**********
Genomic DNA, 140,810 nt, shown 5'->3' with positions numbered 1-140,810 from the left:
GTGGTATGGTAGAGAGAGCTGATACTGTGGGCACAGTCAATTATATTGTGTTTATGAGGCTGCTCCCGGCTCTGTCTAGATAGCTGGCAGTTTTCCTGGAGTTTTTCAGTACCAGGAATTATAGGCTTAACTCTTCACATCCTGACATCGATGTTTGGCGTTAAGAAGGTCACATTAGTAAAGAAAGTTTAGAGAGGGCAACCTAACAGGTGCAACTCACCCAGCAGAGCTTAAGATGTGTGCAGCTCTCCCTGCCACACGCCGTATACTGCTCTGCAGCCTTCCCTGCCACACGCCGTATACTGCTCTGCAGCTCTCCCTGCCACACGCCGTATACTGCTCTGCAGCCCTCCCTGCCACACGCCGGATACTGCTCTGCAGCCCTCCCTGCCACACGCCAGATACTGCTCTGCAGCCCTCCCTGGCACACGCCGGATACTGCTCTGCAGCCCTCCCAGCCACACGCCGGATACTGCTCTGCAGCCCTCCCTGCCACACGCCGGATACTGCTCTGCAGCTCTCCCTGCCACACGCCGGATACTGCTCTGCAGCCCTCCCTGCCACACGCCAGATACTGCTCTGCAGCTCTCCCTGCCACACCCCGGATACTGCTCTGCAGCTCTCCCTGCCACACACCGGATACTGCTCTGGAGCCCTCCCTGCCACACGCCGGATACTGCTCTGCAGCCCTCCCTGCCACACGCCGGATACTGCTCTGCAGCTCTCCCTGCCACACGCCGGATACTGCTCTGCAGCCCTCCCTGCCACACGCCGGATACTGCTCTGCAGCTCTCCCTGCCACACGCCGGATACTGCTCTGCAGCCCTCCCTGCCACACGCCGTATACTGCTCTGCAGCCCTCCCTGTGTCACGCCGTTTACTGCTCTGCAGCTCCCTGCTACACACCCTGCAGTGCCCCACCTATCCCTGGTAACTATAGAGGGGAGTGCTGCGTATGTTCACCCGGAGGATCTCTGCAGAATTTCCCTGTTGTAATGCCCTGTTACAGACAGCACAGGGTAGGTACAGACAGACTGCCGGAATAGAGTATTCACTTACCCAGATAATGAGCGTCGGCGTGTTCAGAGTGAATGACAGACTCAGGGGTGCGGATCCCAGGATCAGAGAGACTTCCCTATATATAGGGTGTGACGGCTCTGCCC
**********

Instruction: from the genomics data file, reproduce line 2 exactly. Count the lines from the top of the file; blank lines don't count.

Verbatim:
GTGGTATGGTAGAGAGAGCTGATACTGTGGGCACAGTCAATTATATTGTGTTTATGAGGCTGCTCCCGGCTCTGTCTAGATAGCTGGCAGTTTTCCTGGAGTTTTTCAGTACCAGGAATTATAGGCTTAACTCTTCACATCCTGACATCGATGTTTGGCGTTAAGAAGGTCACATTAGTAAAGAAAGTTTAGAGAGGGCAACCTAACAGGTGCAACTCACCCAGCAGAGCTTAAGATGTGTGCAGCTCTCCCTGCCACACGCCGTATACTGCTCTGCAGCCTTCCCTGCCACACGCCGTATACTGCTCTGCAGCTCTCCCTGCCACACGCCGTATACTGCTCTGCAGCCCTCCCTGCCACACGCCGGATACTGCTCTGCAGCCCTCCCTGCCACACGCCAGATACTGCTCTGCAGCCCTCCCTGGCACACGCCGGATACTGCTCTGCAGCCCTCCCAGCCACACGCCGGATACTGCTCTGCAGCCCTCCCTGCCACACGCCGGATACTGCTCTGCAGCTCTCCCTGCCACACGCCGGATACTGCTCTGCAGCCCTCCCTGCCACACGCCAGATACTGCTCTGCAGCTCTCCCTGCCACACCCCGGATACTGCTCTGCAGCTCTCCCTGCCACACACCGGATACTGCTCTGGAGCCCTCCCTGCCACACGCCGGATACTGCTCTGCAGCCCTCCCTGCCACACGCCGGATACTGCTCTGCAGCTCTCCCTGCCACACGCCGGATACTGCTCTGCAGCCCTCCCTGCCACACGCCGGATACTGCTCTGCAGCTCTCCCTGCCACACGCCGGATACTGCTCTGCAGCCCTCCCTGCCACACGCCGTATACTGCTCTGCAGCCCTCCCTGTGTCACGCCGTTTACTGCTCTGCAGCTCCCTGCTACACACCCTGCAGTGCCCCACCTATCCCTGGTAACTATAGAGGGGAGTGCTGCGTATGTTCACCCGGAGGATCTCTGCAGAATTTCCCTGTTGTAATGCCCTGTTACAGACAGCACAGGGTAGGTACAGACAGACTGCCGGAATAGAGTATTCACTTACCCAGATAATGAGCGTCGGCGTGTTCAGAGTGAATGACAGACTCAGGGGTGCGGATCCCAGGATCAGAGAGACTTCCCTATATATAGGGTGTGACGGCTCTGCCC